Long Distance Services

Amtrak offers four long distance trains out of Los Angeles:

Thruway Motorcoach Services

  • Amtrak offers Thruway Motorcoach Service at Los Angeles Union Station, buses board from the north side of the station, and not through the Patsaouras Transit Plaza.


  • Los Angeles/Las Vegas

Amtrak California Intercity Services

Los Angeles is a stop on the Pacific Surfliner running from San Diego in the south to San Luis Obispo in the north, the only multiple-times-daily Amtrak service to Los Angeles.

Thruway Motorcoach Services

Amtrak California offers Thruway Motorcoach Service at Los Angeles Union Station. Buses board from the north side of the station, and not through the Patsaouras Transit Plaza. Connections to Amtrak California's San Joaquins line are provided through bus services to and from Bakersfield. Connections to ferry services to Catalina Island and the cruise ship terminals are provided by bus services to Long Beach & San Pedro.

The left lobby showing tile and marble floor, acoustic wall treatment, integral wall clock, wood beam ceiling and disc-and-flower chandeliers of glass and metal.


  • Los Angeles/Bakersfield
  • Los Angeles/Bakersfield (via Santa Clarita-Newhall Metrolink)
  • Los Angeles/Long Beach & San Pedro
  • Los Angeles/Santa Barbara
  • San Diego/Bakersfield (via Los Angeles)
  • Santa Ana/Bakersfield (via Los Angeles)
  • Van Nuys to Los Angeles


Union Station is the "heart" of Metrolink's operations, acting as the major hub for the system and providing connections between six of Metrolink's seven lines. Service as of May 12, 2008:

  • 121 trains daily, Monday-Friday
    • 22 on the Ventura County Line
    • 24 on the Antelope Valley Line
    • 34 on the San Bernardino County Line
    • 12 on the Riverside Line
    • 19 on the Orange County Line
    • 9 on the 91 Line
  • 40 trains on Saturday
    • 12 on the Antelope Valley Line
    • 20 on the San Bernardino County Line
    • 8 on the Orange County Line
  • 28 trains on Sunday
    • 6 on the Antelope Valley Line
    • 14 on the San Bernardino County Line
    • 8 on the Orange County Line

Metro Rail System

Red Line subway at Union Station

Red and Purple Line Subways

The Red and Purple line subways share an island platform in the station's basement. The car yards are located just east of the station. This station serves as an important transfer point, with connections with Metrolink and Amtrak, and several bus routes at the nearby Gateway Transit Center. The Union Station is the eastern terminus for both the Red and Purple lines.

There are two entrances to the subway platform, one through the Patsaouras Transit Plaza on the east side of the complex and another through Union Station's main entrance on the west side of the complex, facing Alameda Street.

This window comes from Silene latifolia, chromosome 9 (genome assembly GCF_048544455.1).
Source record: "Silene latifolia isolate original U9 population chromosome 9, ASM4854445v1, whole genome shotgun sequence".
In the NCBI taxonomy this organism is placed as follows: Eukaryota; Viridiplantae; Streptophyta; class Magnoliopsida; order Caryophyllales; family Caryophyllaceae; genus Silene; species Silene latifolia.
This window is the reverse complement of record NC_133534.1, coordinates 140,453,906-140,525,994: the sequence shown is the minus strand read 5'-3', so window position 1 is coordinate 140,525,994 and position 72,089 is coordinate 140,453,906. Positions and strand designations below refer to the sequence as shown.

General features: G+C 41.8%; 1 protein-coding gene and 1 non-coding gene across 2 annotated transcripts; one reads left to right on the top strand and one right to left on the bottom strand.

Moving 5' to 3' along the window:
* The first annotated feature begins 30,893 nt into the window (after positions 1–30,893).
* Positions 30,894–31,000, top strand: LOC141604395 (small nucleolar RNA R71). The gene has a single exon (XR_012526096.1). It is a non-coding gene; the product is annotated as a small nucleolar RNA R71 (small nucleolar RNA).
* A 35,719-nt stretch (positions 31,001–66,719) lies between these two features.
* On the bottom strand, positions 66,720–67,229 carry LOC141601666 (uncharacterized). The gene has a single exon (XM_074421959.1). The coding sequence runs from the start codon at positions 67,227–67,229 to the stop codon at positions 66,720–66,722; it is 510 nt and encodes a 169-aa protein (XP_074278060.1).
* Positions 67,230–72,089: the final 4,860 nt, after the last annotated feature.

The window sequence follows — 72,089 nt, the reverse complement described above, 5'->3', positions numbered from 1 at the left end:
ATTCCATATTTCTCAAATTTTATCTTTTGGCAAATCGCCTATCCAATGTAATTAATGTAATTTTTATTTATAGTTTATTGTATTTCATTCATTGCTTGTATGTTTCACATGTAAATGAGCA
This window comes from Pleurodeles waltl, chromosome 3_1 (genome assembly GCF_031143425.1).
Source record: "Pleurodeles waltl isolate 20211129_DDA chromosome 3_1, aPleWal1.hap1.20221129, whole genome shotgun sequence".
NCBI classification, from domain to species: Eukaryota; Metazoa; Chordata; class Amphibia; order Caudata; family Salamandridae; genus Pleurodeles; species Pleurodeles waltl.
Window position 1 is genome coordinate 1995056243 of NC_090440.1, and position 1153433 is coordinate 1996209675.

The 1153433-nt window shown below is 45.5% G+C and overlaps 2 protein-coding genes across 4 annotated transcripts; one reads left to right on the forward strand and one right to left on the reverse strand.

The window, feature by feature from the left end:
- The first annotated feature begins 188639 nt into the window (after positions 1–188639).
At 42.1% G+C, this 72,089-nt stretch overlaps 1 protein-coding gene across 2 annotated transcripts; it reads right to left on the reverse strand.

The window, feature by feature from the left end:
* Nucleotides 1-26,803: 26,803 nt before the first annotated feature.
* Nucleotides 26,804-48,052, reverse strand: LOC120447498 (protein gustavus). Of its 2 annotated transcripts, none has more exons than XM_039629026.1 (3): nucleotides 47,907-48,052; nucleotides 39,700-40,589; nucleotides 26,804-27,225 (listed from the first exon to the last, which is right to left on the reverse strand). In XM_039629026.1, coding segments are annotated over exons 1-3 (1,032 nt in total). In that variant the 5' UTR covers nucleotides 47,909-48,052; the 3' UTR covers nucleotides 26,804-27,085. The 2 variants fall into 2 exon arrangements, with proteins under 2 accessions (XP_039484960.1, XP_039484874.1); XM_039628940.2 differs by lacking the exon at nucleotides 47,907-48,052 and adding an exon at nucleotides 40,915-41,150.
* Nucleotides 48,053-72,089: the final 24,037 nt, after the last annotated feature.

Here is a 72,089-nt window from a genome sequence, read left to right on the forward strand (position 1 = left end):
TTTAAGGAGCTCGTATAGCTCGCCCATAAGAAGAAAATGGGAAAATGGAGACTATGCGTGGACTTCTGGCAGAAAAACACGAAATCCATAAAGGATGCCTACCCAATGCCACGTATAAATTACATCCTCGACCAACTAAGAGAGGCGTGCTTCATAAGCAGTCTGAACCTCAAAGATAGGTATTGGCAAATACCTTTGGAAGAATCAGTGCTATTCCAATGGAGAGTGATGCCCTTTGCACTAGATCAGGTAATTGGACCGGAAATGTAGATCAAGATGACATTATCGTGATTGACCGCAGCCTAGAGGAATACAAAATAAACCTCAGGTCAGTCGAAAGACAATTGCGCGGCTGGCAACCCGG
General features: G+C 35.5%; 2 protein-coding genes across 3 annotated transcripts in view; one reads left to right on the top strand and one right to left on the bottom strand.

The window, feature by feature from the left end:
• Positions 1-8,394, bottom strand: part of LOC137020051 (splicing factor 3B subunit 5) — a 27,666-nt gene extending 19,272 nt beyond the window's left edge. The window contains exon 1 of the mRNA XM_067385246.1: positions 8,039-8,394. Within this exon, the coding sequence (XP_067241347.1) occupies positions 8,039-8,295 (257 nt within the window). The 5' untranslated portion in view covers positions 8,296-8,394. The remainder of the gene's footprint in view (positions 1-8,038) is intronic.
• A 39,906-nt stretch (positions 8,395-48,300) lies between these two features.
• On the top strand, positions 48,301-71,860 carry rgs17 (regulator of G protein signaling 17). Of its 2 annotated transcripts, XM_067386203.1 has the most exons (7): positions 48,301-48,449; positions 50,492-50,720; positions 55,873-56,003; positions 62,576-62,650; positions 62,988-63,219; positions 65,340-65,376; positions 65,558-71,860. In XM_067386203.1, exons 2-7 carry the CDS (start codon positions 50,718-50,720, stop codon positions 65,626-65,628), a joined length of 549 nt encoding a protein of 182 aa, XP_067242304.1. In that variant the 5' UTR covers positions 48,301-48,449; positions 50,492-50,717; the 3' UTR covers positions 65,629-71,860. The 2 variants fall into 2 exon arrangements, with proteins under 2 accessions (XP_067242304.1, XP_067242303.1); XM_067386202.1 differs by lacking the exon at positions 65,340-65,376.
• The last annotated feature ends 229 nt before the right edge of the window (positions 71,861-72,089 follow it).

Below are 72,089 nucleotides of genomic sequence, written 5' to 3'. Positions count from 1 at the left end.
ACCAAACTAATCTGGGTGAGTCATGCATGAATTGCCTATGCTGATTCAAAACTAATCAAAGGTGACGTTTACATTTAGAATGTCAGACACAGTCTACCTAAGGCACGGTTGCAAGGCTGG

Gold Line Light Rail

Gold Line train platform at Union Station

The Gold line's platforms are also at this station on grade level. The Gold line's platforms are located beside those of Metrolink and Amtrak. The art installation is that of Beth Thielen. The artwork is entitled Images of Commonality/Nature and Movement.

Gold Line platforms are accessible only via a passageway containing a staircase and an elevator, and use Tracks 1 and 2. The Gold Line is the only rail line to run through Union Station, as all other rail lines use Union Station as a terminus.

Bus Services

Patsaouras Transit Plaza

The Patsaouras Transit Plaza is located next to Union Station on its eastern side, it provides a direct link to the rail services of Union Station and provides connections and transfers between many bus lines and serves as a major stop for two of Metro's Transitways. The transit plaza is part of the Metro Gateway Transit Center which includes the MTA headquarters building..

The following lines stop on Cesar Chavez Ave. & Vignes St., outside of Patsaouras Transit Plaza:

  • Metro Local: 40, 42, 68, 70, 71, 78, 79, 378
  • Metro Rapid: 704, 728, 770
  • LADOT DASH: Lincoln Heights/Chinatown

The following lines stop on Alameda St. & Los Angeles St., outside of Union Station:

  • LADOT DASH: B (weekdays only), DD (weekends only)

The Transit Plaza is named after Nick Patsaouras, former RTD board member who was an advocate for public transportation.

El Monte Busway

All lines stop nearby at Alameda St. & the El Monte Busway entrance, except line 699 which has a stop within the Patsaouras Transit Plaza.


Direct FlyAway Bus service is offered between Union Station and Los Angeles International Airport. The blue buses operate every 30 minutes between 5 am and 1 am and on the hour between 1 am and 5 am from Berth 9 of the Patsaouras Transit Plaza. The service is mainly intended for those who are able to use public transportation to get to Union Station and then transfer to the bus to complete their journey. There is, however, a parking garage available for those who wish to drive to Union Station.

Run-through tracks project

Union Station, Los Angeles, California

With the number of trains using Union Station expanding, the stub-end layout of trackage at the station is becoming a liability. Trains are required to back out of the station (in push-pull configuration with the use of cab cars) resulting in delays as multiple trains must use the same tracks to get out of the station. The run-through tracks are envisioned for use by southbound trains departing Union Station: Amtrak Pacific Surfliners the Southwest Chief, and the 91 and Orange County lines of Metrolink, as they currently must make a near-180 degree turn just outside the station in order to proceed south. Northbound trains headed for Union Station would also use the run-through tracks allowing them to bypass the same curved track they must currently use. Most of the delays caused by the current configuration are suffered by arriving trains, as departures are usually given priority, often to free-up needed platforms and to keep departing trains from experiencing delays along their route should they depart late.

Caltrans and the Federal Railroad Administration have drafted a plan to create two run-through tracks that would connect the south end of Union Station with existing BNSF trackage south of US Route 101, which is directly south of Union Station. The Run Through Tracks would exit Union Station on a bridge crossing over the freeway, and continue on an elevated structure for approximately one mile until they reached the BNSF trackage on the west bank of the Los Angeles River.

The final environmental impact report was published by the FRA in November 2005.[4]

California High-Speed Rail

Union Station is planned to be a major hub for the future California High-Speed Rail System. To accommodate the future service, three platforms with six tracks will be built on an aerial structure above the existing platforms. Upon completion, passengers will be able to get from Union Station to the planned Transbay Terminal in San Francisco in 2 hours and 38 minutes.

See also


External links

An aerial view of Los Angeles' Union Station from the late 1990s.